Taking the ‘Thanks’ out of Thanksgiving

So, now that Thanksgiving has been out of our minds for two weeks and Christmas is two weeks away, let’s take a step back, shall we? Black Friday. It’s a topic that many of us think about every year during the Thanksgiving season, and it always sparks a great debate. Around this time, I’ll see posts from my Facebook friends about how “if you camp outside for a deal on a cell phone, it’s called being a good consumer. But, if you camp outside for your rights, you’re a dirty hippy.” I also see posts that say, “I won’t shop on Thanksgiving! Share if you won’t either!” These days, I see fewer and fewer people posting about their Black Friday shopping experience and more and more people in the opposition.

Personally, I hate Black Friday. Hell, I hate the fact that stores, restaurants, gas stations, ect. are open on Sundays! We don’t give people a break anymore. Years and years ago, everything was closed on Sundays to give people at least one day to catch up on life. Now, if you’re not open for at least 12 hours a day seven days a week, consumers start to bitch and they think there is something wrong with you. “Don’t they want to make money?” “Why are they closed when their competition is open?”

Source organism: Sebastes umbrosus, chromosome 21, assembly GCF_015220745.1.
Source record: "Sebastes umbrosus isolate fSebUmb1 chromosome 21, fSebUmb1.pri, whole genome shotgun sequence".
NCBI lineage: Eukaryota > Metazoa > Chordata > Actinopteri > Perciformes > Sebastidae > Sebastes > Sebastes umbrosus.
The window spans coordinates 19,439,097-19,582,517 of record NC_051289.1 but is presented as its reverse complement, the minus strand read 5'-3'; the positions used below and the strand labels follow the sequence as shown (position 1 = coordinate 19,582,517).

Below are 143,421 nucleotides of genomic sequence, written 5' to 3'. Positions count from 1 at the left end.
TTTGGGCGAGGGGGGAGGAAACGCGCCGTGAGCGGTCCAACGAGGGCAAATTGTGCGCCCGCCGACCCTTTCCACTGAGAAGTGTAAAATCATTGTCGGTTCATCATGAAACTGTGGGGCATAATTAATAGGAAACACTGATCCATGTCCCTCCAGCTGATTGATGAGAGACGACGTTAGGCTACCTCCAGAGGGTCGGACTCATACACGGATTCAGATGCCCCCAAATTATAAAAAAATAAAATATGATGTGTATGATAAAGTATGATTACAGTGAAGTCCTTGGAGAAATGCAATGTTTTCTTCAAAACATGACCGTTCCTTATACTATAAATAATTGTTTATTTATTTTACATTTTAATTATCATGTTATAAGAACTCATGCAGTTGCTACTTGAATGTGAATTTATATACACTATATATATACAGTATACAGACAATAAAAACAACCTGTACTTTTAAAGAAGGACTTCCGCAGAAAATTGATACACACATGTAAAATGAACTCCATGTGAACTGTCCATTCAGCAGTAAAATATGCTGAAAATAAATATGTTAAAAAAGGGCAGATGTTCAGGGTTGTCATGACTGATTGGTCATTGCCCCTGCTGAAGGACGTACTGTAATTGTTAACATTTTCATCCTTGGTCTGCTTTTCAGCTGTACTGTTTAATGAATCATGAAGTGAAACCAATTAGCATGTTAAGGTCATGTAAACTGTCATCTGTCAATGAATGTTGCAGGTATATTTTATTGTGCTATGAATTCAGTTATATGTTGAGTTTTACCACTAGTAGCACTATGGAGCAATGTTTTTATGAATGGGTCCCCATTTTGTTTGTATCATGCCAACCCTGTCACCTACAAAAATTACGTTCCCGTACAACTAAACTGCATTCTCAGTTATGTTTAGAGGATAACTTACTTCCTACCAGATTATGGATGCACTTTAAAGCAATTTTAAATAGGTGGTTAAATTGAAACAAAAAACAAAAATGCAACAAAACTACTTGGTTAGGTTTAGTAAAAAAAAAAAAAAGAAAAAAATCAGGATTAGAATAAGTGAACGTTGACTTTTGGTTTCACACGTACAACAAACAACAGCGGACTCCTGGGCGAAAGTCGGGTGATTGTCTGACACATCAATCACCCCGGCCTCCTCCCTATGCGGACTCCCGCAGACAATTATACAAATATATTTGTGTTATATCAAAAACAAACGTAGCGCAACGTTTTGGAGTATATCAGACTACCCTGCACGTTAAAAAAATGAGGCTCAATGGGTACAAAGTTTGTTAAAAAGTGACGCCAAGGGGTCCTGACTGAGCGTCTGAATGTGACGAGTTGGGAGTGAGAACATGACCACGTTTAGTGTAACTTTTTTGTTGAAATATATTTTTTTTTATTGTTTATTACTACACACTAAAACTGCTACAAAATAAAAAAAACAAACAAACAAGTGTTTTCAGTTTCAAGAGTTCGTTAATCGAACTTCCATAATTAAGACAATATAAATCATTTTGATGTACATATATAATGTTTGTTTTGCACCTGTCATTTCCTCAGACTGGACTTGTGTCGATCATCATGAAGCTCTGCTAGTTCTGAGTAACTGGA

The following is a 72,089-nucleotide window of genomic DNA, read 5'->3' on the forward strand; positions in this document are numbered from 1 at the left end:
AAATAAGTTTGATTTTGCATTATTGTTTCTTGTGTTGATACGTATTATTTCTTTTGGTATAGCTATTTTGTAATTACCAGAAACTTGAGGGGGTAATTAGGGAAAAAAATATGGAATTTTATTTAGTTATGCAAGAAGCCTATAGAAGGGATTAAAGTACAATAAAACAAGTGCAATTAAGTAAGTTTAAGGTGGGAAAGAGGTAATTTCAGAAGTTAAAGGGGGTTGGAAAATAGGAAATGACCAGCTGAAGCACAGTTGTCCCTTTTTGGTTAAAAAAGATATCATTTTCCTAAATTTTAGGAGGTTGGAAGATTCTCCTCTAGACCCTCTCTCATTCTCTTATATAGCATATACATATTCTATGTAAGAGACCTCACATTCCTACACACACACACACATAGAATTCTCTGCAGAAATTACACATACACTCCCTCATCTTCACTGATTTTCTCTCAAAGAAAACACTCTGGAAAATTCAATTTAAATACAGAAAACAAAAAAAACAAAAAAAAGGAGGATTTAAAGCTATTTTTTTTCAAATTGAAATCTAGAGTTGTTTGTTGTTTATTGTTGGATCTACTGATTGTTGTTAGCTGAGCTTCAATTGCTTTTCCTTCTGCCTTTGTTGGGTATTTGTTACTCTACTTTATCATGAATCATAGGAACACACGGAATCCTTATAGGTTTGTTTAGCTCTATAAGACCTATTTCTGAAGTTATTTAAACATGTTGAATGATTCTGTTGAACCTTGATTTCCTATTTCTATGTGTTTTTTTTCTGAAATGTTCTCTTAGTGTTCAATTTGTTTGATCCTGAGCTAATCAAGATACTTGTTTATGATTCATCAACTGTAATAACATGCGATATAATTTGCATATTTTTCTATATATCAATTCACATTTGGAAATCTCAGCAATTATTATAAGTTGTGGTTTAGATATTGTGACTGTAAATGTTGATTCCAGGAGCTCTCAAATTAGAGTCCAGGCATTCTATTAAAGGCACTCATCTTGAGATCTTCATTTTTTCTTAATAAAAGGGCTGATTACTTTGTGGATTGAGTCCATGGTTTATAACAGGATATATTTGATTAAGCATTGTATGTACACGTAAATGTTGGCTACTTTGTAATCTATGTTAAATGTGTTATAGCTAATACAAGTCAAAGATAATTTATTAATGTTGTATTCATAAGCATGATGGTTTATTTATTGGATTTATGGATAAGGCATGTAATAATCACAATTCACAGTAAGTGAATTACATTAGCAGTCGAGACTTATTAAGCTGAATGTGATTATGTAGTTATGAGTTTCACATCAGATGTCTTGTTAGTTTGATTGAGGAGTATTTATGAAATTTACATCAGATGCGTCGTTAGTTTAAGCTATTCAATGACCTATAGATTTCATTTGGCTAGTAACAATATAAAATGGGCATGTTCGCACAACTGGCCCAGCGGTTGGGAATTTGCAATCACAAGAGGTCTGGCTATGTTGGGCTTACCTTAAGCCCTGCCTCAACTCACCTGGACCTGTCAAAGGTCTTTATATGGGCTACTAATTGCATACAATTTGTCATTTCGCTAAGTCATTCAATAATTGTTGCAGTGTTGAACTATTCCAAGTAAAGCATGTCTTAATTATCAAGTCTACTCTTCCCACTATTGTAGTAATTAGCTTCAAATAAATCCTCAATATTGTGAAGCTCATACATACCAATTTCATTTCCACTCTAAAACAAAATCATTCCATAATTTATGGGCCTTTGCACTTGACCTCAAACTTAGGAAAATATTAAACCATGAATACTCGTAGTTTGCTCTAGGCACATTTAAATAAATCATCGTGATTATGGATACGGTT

Our society has become more concerned with getting the next best thing and making more money than we know what to do with rather than spending time with our family members, reading a book, playing a card game, and taking things back to a “simpler time.”

However, in some ways, it makes sense. Take it from me; I was fired from my full-time job almost a full year ago. I was making $48,000 a year. I had health insurance, too many vacation days to know what to do with, dental, vision; everything I ever wanted! Fast forward to today and I work 15 hours a week (if I’m lucky) at a job where I make $8 an hour. I have no benefits, no vacation days, no insurance, nothing. For me, finding the best deals, and saving what money I make is essential. I had hopes and dreams before I lost my job of moving out of my parent’s house, getting my own place, adopting a dog, helping my significant other pay for every day expenses. Now, I look forward to that check so that I can pay for gas and a meal at a restaurant.

So, as consumers, in an economy where things might not be looking up just yet, is Black Friday really a bad idea? Is being open on Sundays to make more business essential? Can we ever go back to just saying what we’re thankful for on Thanksgiving instead of hitting the mall? Only time will tell.

Granny Smith – over and out

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A Day Without Peanut Butter and Other Nutritional Mishaps

I’ve written a bit about it before, but my nutritional journey has been fairly similar to a lot of other individuals; some days, it looks like I’m on the right path, and others, I feel like a fat child who’s received free range at a local doughnut shop. My health has gone up and down over the years, but like many of you, I’m looking to get it back on track.